* Pray for the Kabyle Christians to have a greater vision to reach out to other Muslim people groups in Algeria and beyond. May they take the blessing of Abraham everywhere they go (Gal. 3:8-14).
Background on Algeria (World Factbook)
After more than a century of rule by France, Algerians fought through much of the 1950s to achieve independence in 1962. Algeria’s primary political party, the National Liberation Front (FLN), has dominated politics ever since. Many Algerians in the subsequent generation were not satisfied, however, and moved to counter the FLN’s centrality in Algerian politics.
Intense fighting between 1992-98 resulted in over 100,000 deaths – many attributed to indiscriminate massacres of villagers by extremists.
Longstanding problems continue to face the government, including the ethnic minority Berbers’ ongoing autonomy campaign, large-scale unemployment, a shortage of housing, unreliable electrical and water supplies, government inefficiencies and corruption, and the continuing – although significantly degraded – activities of extremist militants. Algeria must also diversify its petroleum-based economy, which has yielded a large cash reserve but which has not been used to redress Algeria’s many social and infrastructure problems. The Arab uprising across the Near Eastern and North African region beginning in December 2010, coupled with a sudden rise in the cost of food staples, triggered a wave of protests across Algeria during early 2011. Changes have been promised.
Economy of Algeria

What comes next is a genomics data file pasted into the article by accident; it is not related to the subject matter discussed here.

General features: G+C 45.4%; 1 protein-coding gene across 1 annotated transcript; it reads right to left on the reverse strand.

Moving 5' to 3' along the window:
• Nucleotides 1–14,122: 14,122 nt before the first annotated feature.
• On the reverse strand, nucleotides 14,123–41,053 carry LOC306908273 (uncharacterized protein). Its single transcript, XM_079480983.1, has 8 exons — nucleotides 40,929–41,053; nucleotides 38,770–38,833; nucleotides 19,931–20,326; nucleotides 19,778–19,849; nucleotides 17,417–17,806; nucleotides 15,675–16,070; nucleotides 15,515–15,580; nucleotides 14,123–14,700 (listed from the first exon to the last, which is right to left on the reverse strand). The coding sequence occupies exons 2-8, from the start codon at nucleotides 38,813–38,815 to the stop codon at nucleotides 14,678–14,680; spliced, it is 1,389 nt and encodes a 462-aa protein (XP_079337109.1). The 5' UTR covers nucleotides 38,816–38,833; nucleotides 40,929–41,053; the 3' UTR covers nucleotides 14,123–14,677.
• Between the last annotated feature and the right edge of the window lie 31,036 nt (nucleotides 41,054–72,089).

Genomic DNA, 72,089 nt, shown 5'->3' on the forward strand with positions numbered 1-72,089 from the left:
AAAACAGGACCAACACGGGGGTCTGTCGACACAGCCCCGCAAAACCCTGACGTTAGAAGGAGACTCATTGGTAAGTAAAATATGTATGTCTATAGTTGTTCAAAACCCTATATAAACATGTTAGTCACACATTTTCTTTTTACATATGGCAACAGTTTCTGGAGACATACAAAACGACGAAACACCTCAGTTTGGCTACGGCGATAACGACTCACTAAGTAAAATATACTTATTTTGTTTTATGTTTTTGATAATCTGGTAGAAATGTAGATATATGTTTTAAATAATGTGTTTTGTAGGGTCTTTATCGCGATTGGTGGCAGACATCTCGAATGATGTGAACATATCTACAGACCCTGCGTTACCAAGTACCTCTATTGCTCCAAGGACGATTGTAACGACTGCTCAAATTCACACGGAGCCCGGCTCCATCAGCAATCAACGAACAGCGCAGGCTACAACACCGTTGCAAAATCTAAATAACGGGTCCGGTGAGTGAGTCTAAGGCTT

Algeria has the eighth-largest reserves of natural gas in the world and is the fourth-largest gas exporter; it ranks 18th in oil reserves. Algeria has decreased its external debt to less than 10% of GDP after repaying its Paris Club and London Club debt in 2006. Real GDP has risen due to higher oil output and increased government spending. There is still high unemployment and low living standards. Structural reform within the economy, such as development of the banking sector and the construction of infrastructure, moves ahead slowly hampered by corruption and bureaucratic resistance.
Second-largest country in Africa (after Sudan).
Population: 34,994,937 (July 2011 est.) World rank #35
Life Expectancy at Birth: 74.5 years. World rank #98
Ethnic Groups: Arab-Berber 99%, European less than 1% – See notes below
Religions: Sunni Muslim (state religion) 99%, Christian and Jewish 1%
Languages: Arabic (official), French, Berber dialects
Literacy: total population: 69.9%; male: 79.6% / female: 60.1%
School life expectancy: 13 years
Ethnic groups Note: almost all Algerians are Berber in origin, not Arab; the minority who identify themselves as Berber live mostly in the mountainous region of Kabylie east of Algiers; the Berbers are also Muslim but identify with their Berber rather than Arab cultural heritage; Berbers have long agitated, sometimes violently, for autonomy; the government is unlikely to grant autonomy but has offered to begin sponsoring teaching Berber language in schools.
Sights and Sounds of Algeria: Video (1:56)